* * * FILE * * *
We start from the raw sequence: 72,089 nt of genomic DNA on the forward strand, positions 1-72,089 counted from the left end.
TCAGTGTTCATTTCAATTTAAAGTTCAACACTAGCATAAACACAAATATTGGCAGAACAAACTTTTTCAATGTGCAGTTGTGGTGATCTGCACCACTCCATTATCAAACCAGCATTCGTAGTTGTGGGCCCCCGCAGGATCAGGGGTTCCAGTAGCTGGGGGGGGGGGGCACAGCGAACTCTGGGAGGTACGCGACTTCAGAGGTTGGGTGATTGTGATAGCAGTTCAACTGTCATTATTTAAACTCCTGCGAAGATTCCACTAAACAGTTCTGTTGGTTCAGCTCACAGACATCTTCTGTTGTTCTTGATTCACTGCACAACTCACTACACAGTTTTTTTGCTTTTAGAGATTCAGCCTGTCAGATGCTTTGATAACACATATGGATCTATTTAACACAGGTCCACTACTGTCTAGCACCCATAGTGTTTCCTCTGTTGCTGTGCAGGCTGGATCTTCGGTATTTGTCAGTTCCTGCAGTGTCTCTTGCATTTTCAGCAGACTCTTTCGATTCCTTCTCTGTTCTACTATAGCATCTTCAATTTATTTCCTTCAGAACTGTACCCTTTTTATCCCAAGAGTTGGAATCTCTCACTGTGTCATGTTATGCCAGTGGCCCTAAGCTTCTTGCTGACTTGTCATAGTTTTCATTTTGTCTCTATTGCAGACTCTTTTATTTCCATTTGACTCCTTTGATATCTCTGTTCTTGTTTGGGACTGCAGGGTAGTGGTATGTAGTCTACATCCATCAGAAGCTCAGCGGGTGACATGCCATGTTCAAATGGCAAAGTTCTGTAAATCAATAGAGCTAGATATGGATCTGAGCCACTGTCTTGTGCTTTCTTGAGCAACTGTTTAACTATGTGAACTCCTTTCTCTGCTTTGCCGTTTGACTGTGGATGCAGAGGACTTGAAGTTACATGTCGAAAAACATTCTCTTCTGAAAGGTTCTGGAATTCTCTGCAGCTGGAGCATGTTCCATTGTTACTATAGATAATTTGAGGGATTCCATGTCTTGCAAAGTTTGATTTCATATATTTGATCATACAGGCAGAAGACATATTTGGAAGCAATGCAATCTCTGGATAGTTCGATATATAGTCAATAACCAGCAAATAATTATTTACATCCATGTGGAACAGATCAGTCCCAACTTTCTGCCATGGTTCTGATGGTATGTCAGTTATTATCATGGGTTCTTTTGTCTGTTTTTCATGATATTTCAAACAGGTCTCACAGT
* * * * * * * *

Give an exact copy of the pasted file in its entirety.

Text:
We start from the raw sequence: 72,089 nt of genomic DNA on the forward strand, positions 1-72,089 counted from the left end.
TCAGTGTTCATTTCAATTTAAAGTTCAACACTAGCATAAACACAAATATTGGCAGAACAAACTTTTTCAATGTGCAGTTGTGGTGATCTGCACCACTCCATTATCAAACCAGCATTCGTAGTTGTGGGCCCCCGCAGGATCAGGGGTTCCAGTAGCTGGGGGGGGGGGGCACAGCGAACTCTGGGAGGTACGCGACTTCAGAGGTTGGGTGATTGTGATAGCAGTTCAACTGTCATTATTTAAACTCCTGCGAAGATTCCACTAAACAGTTCTGTTGGTTCAGCTCACAGACATCTTCTGTTGTTCTTGATTCACTGCACAACTCACTACACAGTTTTTTTGCTTTTAGAGATTCAGCCTGTCAGATGCTTTGATAACACATATGGATCTATTTAACACAGGTCCACTACTGTCTAGCACCCATAGTGTTTCCTCTGTTGCTGTGCAGGCTGGATCTTCGGTATTTGTCAGTTCCTGCAGTGTCTCTTGCATTTTCAGCAGACTCTTTCGATTCCTTCTCTGTTCTACTATAGCATCTTCAATTTATTTCCTTCAGAACTGTACCCTTTTTATCCCAAGAGTTGGAATCTCTCACTGTGTCATGTTATGCCAGTGGCCCTAAGCTTCTTGCTGACTTGTCATAGTTTTCATTTTGTCTCTATTGCAGACTCTTTTATTTCCATTTGACTCCTTTGATATCTCTGTTCTTGTTTGGGACTGCAGGGTAGTGGTATGTAGTCTACATCCATCAGAAGCTCAGCGGGTGACATGCCATGTTCAAATGGCAAAGTTCTGTAAATCAATAGAGCTAGATATGGATCTGAGCCACTGTCTTGTGCTTTCTTGAGCAACTGTTTAACTATGTGAACTCCTTTCTCTGCTTTGCCGTTTGACTGTGGATGCAGAGGACTTGAAGTTACATGTCGAAAAACATTCTCTTCTGAAAGGTTCTGGAATTCTCTGCAGCTGGAGCATGTTCCATTGTTACTATAGATAATTTGAGGGATTCCATGTCTTGCAAAGTTTGATTTCATATATTTGATCATACAGGCAGAAGACATATTTGGAAGCAATGCAATCTCTGGATAGTTCGATATATAGTCAATAACCAGCAAATAATTATTTACATCCATGTGGAACAGATCAGTCCCAACTTTCTGCCATGGTTCTGATGGTATGTCAGTTATTATCATGGGTTCTTTTGTCTGTTTTTCATGATATTTCAAACAGGTCTCACAGT